Chief of Naval Personnel Vice Adm. John Nowell will decide the career outcomes of active-duty sailors who have started the vaccination process but will not meet the impending deadline to be fully vaccinated against COVID-19.
All active-duty sailors must be fully vaccinated by Nov. 28, unless they have been granted or are waiting on an exemption, according to Navy guidance. To be fully vaccinated, a sailor must be two weeks out from their last dose of the two-shot Moderna, which is under emergency use authorization, or the two-shot Pfizer, which received FDA approval. Sailors can also opt to receive the one-dose Johnson and Johnson version, which is also under emergency use authorization.
In order to meet the deadline, sailors would have needed to receive the second dose or the Johnson and Johnson vaccine by Sunday. It is not clear how many sailors have not received the vaccine in time to meet the deadline, although a Monday news release from the Navy said at least 99 percent of active-duty sailors received the first shot, while 95 percent were fully vaccinated.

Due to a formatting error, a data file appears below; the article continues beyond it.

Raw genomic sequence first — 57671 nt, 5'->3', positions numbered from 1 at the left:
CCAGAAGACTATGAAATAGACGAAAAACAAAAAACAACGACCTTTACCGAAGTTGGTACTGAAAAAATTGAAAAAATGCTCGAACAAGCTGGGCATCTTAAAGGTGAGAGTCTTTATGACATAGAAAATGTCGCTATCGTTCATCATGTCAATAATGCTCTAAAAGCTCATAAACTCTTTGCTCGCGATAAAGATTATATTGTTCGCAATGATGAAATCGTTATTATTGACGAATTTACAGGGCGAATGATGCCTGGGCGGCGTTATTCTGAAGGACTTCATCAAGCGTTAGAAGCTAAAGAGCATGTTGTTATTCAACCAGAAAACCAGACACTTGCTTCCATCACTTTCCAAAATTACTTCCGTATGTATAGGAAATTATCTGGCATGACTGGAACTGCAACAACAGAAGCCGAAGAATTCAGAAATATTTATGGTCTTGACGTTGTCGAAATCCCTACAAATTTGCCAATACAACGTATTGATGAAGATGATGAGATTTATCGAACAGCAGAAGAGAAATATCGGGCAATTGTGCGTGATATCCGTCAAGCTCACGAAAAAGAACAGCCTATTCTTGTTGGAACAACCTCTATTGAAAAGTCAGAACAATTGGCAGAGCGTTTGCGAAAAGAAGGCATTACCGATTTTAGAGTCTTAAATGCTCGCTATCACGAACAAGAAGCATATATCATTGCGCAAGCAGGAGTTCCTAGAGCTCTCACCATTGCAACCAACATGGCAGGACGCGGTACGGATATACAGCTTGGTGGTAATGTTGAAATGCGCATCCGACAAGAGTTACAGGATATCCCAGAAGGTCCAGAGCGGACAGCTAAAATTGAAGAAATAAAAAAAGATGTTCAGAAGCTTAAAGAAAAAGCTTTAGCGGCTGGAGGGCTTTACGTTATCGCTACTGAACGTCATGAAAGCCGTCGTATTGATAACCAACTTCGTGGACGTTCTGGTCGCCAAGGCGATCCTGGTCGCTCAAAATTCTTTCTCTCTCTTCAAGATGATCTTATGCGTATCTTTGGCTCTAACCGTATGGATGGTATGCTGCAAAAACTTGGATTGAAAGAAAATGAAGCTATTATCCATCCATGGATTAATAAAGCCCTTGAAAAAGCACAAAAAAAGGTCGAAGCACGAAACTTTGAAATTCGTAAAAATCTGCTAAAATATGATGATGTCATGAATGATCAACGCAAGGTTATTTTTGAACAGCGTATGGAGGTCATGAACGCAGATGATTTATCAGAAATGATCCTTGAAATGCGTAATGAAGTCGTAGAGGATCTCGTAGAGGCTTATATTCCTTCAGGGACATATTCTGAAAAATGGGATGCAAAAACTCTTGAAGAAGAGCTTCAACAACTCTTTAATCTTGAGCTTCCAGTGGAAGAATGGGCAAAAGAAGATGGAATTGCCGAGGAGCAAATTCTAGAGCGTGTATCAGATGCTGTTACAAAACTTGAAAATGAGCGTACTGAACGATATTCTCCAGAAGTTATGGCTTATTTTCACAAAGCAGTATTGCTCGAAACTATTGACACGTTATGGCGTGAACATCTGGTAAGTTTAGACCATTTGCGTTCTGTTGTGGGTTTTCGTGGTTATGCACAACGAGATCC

Anyone who is in the process of getting vaccinated or starts the process should notify their chain of command right away, said Navy spokeswoman Lt. Cmdr. Patricia Kreuzberger.
The chain of command will then notify the COVID Consolidated Disposition Authority (CDA), Nowell, which will determine if a person should be separated or face other administrative actions.
Under naval guidance released Monday evening, those who request an exemption, either medical or administrative, have five days to start the vaccination process if they are denied. If a sailor continues to refuse the vaccine, they will then be processed for separation.
The lowest discharge order for refusing vaccination a sailor can receive is a general discharge under honorable conditions, but they can receive an honorable discharge, Kreuzberger said.
An honorable discharge is the highest discharge order. It is given when the sailor generally had acceptable conduct and performance, “or is otherwise so meritorious that any other characterization of service would be clearly inappropriate,” according to the Navy’s characterization of discharges.
A general discharge under favorable conditions is given when a sailor’s service was generally honest and faithful, but negative aspects of their service outweighed the positive, according to Navy characterization.
Depending on the type of discharge, they might be ineligible for some Veteran Affairs benefits, including the G.I. Bill.
VA benefits are determined by the type of discharge, according to the VA. While a person with a general discharge is not eligible for the G.I. Bill, which requires an honorable discharge, they would be eligible for other benefits.
The Navy has not released how many exemptions it has granted outside of six permanent medical exemptions. The sea service will likely not release the number of people separated or granted exemptions until the Nov. 28 deadline has passed.